for a layman like me ,there is a different way to measure richness. Try to travel around the globe and communicate in swedish and than try english.u will get the answer. Its such a big big difference. Swedish comes almost no where,not even in sweden.lol Sorry for being rude
14:08 March 19, 2012 by cogito
@pietschke liike (#45)

Clearly you don't know French.

As for the richest languages, after English, Greek, Spanish and Thai.
19:45 March 20, 2012 by Youen
Definitely, The richest language in the world is CHINESE!!! :D
21:15 March 20, 2012 by jameslouder
This is article is delightful, but a little misleading, especially as regards compounds.

English too is a compounding language, true to its Germanic origin. Take these four words used by the author in this article: spacebar, barroom, masterpiece, wordsmith. English has thousands of such words and is generating more all the time as the culture of the day may require.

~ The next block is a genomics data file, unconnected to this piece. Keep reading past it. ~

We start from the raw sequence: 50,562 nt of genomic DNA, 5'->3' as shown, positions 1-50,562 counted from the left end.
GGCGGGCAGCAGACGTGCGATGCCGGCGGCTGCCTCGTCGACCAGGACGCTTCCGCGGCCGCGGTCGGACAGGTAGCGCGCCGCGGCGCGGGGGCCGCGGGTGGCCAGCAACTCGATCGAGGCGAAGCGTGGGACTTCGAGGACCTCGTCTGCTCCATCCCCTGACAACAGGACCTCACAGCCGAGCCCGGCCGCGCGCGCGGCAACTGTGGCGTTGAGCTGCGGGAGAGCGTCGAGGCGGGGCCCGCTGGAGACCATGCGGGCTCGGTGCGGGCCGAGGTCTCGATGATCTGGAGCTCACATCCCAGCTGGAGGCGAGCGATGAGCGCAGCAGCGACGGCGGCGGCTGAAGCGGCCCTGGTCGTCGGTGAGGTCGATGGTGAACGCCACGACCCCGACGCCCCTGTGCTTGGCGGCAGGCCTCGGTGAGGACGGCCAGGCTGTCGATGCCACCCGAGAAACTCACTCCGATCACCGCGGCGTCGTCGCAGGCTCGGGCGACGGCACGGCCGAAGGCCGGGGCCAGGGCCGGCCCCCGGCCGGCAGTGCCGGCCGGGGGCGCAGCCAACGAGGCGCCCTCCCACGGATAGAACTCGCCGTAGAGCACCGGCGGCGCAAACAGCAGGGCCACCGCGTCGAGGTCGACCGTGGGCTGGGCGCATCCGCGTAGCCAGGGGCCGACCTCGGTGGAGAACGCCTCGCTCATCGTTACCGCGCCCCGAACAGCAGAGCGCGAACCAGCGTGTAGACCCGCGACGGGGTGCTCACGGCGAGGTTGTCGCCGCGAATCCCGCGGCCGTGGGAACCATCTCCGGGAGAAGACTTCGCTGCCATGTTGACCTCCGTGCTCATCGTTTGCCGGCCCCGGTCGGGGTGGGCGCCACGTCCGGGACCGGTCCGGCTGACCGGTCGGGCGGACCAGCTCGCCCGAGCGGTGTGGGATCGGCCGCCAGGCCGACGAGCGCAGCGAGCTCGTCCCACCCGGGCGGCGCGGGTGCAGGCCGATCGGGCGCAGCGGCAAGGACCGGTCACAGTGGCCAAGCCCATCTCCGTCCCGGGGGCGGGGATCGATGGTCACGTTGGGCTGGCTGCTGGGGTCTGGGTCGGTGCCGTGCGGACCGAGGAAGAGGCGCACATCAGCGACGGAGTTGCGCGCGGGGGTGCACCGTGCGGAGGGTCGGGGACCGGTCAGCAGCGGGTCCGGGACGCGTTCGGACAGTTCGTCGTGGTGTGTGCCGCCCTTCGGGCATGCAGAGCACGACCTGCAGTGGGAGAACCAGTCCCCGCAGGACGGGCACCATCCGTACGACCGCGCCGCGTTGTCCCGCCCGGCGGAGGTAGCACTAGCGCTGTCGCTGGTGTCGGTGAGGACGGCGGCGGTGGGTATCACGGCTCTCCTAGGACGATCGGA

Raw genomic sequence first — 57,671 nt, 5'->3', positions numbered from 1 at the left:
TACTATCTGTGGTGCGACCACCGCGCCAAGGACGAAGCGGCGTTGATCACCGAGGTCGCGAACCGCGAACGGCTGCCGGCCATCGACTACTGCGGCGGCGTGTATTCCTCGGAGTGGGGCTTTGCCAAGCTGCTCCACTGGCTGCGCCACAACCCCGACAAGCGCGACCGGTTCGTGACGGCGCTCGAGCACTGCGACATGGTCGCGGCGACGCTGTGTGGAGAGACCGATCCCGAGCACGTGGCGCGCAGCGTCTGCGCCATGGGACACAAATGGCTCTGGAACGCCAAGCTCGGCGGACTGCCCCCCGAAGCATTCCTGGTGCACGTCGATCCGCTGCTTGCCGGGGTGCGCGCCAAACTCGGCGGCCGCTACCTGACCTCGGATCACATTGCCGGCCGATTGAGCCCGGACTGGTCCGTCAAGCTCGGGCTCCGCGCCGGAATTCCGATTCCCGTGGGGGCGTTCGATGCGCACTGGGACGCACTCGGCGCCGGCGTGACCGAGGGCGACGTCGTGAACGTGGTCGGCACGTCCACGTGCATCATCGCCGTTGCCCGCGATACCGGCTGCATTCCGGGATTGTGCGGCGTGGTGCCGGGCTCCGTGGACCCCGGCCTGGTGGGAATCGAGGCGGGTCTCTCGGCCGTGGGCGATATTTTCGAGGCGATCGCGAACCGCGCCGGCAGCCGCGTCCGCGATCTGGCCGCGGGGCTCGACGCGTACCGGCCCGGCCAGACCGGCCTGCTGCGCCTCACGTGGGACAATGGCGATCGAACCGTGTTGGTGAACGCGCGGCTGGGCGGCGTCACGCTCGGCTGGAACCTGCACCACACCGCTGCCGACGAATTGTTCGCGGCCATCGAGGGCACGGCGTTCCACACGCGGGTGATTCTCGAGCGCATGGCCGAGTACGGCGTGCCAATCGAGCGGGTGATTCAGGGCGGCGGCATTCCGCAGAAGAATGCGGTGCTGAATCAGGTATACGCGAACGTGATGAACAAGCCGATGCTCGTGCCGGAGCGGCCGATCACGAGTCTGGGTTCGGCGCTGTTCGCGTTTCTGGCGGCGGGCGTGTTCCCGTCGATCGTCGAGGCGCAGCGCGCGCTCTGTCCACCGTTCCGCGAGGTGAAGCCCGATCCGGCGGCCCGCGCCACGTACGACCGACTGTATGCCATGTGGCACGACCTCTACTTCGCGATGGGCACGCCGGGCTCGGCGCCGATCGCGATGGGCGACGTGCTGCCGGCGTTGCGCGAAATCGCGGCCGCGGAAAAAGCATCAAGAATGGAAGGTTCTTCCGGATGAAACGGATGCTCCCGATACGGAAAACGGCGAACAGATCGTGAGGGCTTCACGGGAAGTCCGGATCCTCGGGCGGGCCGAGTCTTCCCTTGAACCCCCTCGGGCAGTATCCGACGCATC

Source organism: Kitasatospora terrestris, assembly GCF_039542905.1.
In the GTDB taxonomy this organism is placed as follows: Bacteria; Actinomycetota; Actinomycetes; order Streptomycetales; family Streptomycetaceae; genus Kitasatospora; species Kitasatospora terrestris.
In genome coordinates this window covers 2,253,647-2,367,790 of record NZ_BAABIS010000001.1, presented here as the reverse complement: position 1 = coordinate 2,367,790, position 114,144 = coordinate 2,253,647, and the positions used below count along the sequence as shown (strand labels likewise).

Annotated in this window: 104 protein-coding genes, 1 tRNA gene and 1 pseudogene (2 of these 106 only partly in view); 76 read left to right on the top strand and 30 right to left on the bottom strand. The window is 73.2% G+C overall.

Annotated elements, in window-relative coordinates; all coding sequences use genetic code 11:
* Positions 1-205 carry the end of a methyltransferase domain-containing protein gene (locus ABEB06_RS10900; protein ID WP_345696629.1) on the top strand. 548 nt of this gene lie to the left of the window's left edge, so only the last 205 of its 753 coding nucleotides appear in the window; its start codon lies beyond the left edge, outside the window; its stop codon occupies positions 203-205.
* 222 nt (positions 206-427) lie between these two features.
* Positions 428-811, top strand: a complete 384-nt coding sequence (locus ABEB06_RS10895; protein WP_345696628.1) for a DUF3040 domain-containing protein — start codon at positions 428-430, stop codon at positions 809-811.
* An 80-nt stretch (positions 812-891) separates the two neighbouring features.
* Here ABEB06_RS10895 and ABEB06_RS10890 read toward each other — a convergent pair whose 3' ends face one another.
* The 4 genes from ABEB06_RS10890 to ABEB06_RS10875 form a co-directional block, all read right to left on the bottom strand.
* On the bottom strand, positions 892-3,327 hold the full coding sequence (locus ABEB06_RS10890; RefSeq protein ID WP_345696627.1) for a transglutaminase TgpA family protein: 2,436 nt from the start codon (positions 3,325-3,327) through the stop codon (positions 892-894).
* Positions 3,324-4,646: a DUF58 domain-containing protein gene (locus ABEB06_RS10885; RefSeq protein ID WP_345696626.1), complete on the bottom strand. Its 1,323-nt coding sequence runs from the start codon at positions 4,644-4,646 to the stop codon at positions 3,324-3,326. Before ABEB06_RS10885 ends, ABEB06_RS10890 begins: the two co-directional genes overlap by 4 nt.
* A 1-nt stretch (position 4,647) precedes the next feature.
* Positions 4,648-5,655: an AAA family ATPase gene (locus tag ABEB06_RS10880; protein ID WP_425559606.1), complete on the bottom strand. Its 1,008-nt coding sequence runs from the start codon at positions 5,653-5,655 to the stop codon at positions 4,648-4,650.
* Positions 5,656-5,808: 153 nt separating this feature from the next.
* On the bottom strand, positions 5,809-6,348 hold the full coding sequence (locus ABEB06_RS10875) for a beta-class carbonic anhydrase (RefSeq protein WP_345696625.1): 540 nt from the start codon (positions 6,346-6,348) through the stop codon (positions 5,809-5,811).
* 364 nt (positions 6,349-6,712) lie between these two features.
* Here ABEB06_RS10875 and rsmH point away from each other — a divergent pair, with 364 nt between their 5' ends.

In written English the process usually begins by adding a hyphen, as in the author's writing of "user-friendly." This will surely , in due course, cement itself into one word, "userfriendly," The author also uses the expression "straight up," which I have already seen as "straight-up" and expect to see as "straightup" before the world gets much older.

Notice that both these expressions compound nouns with parts of speech other than adjectives or other nouns: the first with an adverb, the second with a preposition. Much of English's enormous vocabulary arises from the chameleon nature of its parts of speech. Verbs and adjectives become nouns, nouns become verbs, prepositions become adjectives, etc. ad infinitum. English speakers make up such expressions on the spot, just as Swedes do with compounds. Let us also admit that, in spoken language, it is impossible (and irrelevant) to determine whether one is saying "subway train problems," "subway-train problems," or "subwaytrainproblems."

When it comes to loan words (loan-words? loanwords?) English is second to none. More than half its vocabulary consists of foreign words grafted onto the native Germanic stock over the space of almost a thousand years.